Positive Discipline for Adopted ChildrenThree Part Series on Positive Discipline for Adopted Children

Part 2: Behavior is Communication

By Stephanie Williams, MA, LSW

All behavior is communication. Beginning as infants we cried when we were hungry, tired or soiled thus communicating to our caregivers that we had a need. Children have three primary goals:  They want to feel a sense of connection, a sense of belonging and a sense that they are capable. Beginning in childhood, individuals need to feel that they are valuable, worthy of care and they need to feel safe in their environment. Simply put, everyone wants to feel seen, heard and safe. If a child feels one of these needs is unmet, yet lacks communication skills, he or she will act out, misbehave or become dysregulated. When a child feels connected, they are more apt to display positive behavior, be compliant and work with their parent. A child who is securely attached to their parent has less need to act out.

Attachment develops through repeating the attachment cycle consistently over time: a need is expressed, a parent or caregiver responds to the need; the child feels the world is safe and that they are worthwhile. The attachment cycle usually develops in infancy, but if a child has had multiple placements or has lived in an unsafe environment, secure attachment can be still be developed through a reliable relationship with a safe and nurturing caregiver who seeks to understand the reason behind a child’s behavior.

Trust Based Relational Intervention (TBRI) practitioners developed some easy mantras to help parents remember how to meet the child’s need when his or her behavior is communicating that they have one (or more) while also enhancing their attachment: Stay Calm, See the Need, Meet the Need, and Don’t Quit.

The first is to “Stay Calm”. One way that parents can do this is to remind themselves that the BEHAVIOR IS NOT PERSONAL. If parents can remove themselves emotionally from the moment and realize that the child is against them it will help the parent self-regulate. Other ways to stay calm include taking deep breaths, counting to ten, and using regulation exercises to stay calm during interactions. A child must experience co-regulation from a nurturing parent or caregiver before they will learn how to self-regulate. For a child to reach a calm state, a parent must be calm.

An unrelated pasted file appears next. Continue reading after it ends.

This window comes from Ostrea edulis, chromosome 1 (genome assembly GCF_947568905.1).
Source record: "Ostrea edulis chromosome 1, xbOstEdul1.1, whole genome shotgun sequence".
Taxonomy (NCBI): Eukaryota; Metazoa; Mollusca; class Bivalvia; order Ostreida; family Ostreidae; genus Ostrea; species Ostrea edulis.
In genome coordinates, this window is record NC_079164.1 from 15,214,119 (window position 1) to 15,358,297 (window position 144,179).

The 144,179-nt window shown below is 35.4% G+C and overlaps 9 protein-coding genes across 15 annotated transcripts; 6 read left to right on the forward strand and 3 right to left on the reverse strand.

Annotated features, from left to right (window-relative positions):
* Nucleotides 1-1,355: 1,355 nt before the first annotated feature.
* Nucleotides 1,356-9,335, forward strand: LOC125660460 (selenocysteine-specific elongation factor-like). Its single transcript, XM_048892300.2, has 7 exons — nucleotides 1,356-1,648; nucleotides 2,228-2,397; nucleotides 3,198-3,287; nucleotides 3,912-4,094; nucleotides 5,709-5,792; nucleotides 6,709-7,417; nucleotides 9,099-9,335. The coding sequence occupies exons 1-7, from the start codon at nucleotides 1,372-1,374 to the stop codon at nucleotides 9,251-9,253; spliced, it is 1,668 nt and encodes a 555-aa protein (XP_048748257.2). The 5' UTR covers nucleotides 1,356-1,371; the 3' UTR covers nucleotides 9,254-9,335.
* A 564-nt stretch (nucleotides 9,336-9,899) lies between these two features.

The next step is to “See the Need” by asking themselves, “What does my child need?” Parents can do so by taking a quick mental inventory of the current environment, previous events of the day, any known triggers the child has or making an educated guess. If age appropriate, parents can say, “Buddy, I want to help you. Can you use your words to tell me what you need?” in a calm, non-threatening tone.

Then the parent can “Meet the Need”. By meeting the need, parents are strengthening the child’s trust in them. This can be accomplished through giving the child choices and compromises rather than punitive consequences or isolating them in time-out. Choices and compromises give a child a sense of felt-safety and allows the caretaker to appropriately share power with the child. Meeting the need can be done through playfully engaging with a child. Playful engagement meets a child’s need for joy and deep connection with a safe adult. By identifying and meeting children’s needs, they feel seen, safe and understood.

Finally, parents need to remember to remain consistent and persistent with their connection and becoming attuned to their child. “Don’t Quit” reminds parents to do so, as well as to surround themselves with a strong support system to help them.  Support systems are vital for any parent so that they have a sounding board, an empathetic shoulder, meeting their own connection needs and refreshing themselves through rest and respite.

Parenting is never easy, but understanding that a child’s behavior is communication and strengthening the bond of attachment can help parents better navigate relationships with their children.